The German eastward expansion (Ostsiedlung)1
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work in the fields
From the early Middle Ages, the population grew steadily from a stagnation in the 10th century to the 14th Century.
As a consequence rural settlements were enlarged from hamlets to villages; many new settlements were founded, developed by land reclamation and deforestation.
The focus of early medieval deforestation was in the northwest of the territory of modern Germany, where moors were drained and dams were built, as well as in the forests of the Vosges, the Black Forest, the Harz and the Thüringen Forest.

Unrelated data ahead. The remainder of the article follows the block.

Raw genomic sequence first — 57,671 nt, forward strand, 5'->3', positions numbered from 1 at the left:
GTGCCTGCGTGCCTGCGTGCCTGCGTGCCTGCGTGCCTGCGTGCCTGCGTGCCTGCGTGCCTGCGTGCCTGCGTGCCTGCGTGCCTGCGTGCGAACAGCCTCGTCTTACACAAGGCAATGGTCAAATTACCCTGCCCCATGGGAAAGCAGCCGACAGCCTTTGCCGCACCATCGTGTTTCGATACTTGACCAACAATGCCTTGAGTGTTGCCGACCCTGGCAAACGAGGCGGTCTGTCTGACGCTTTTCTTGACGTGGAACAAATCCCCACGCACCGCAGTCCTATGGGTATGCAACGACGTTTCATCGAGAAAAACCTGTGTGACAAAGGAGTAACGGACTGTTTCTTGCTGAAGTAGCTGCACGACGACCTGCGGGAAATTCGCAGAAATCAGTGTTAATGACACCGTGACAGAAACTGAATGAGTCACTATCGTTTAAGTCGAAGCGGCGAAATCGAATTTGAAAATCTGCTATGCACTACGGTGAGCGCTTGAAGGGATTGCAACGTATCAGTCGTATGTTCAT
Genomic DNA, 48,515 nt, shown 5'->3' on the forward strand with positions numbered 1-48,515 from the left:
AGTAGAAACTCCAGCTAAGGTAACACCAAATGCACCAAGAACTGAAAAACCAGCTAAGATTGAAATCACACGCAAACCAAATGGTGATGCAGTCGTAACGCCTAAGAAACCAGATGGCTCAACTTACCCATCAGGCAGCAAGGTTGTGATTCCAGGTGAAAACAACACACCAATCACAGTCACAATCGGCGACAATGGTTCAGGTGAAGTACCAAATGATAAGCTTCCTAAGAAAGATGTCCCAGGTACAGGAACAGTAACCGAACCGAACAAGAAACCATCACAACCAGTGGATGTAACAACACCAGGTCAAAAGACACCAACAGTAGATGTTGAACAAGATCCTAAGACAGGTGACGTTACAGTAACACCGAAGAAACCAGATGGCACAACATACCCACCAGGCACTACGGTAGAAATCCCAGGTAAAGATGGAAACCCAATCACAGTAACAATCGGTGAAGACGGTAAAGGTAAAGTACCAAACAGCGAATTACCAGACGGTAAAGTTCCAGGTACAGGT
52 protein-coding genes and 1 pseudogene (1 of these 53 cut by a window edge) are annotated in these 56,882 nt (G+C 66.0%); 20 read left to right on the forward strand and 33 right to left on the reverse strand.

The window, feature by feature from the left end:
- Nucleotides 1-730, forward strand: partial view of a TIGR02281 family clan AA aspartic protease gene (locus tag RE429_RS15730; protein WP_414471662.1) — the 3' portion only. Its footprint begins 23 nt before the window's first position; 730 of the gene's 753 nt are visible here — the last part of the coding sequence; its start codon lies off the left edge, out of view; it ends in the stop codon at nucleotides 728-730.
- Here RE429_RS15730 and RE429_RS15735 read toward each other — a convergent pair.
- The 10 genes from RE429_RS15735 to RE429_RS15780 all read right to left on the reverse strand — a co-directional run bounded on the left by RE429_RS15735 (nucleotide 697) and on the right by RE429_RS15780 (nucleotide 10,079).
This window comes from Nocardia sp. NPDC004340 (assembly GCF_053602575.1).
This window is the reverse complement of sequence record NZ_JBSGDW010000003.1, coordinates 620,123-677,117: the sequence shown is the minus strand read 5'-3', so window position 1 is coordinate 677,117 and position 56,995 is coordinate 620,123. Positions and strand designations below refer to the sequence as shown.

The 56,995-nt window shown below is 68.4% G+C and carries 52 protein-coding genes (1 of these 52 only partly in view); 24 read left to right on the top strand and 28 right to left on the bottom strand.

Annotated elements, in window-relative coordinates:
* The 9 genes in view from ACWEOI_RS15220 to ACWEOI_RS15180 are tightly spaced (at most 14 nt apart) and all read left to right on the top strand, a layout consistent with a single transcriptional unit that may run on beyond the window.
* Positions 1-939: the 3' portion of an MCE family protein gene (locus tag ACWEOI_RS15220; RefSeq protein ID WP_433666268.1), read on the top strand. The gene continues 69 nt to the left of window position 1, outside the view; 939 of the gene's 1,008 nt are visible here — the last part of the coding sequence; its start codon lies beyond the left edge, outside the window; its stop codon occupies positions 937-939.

The medieval German eastward settlement was not always associated with the peaceful clearing of uncultivated land, on behalf of resident rulers of the territories in the east, but as a result of the migration boundaries between ethnic boundaries of both Germanic (later German) and Slavic tribes in Central Europe and the Baltic tribes on the Baltic Sea.
Border between Teutons (left) and Slavs (right)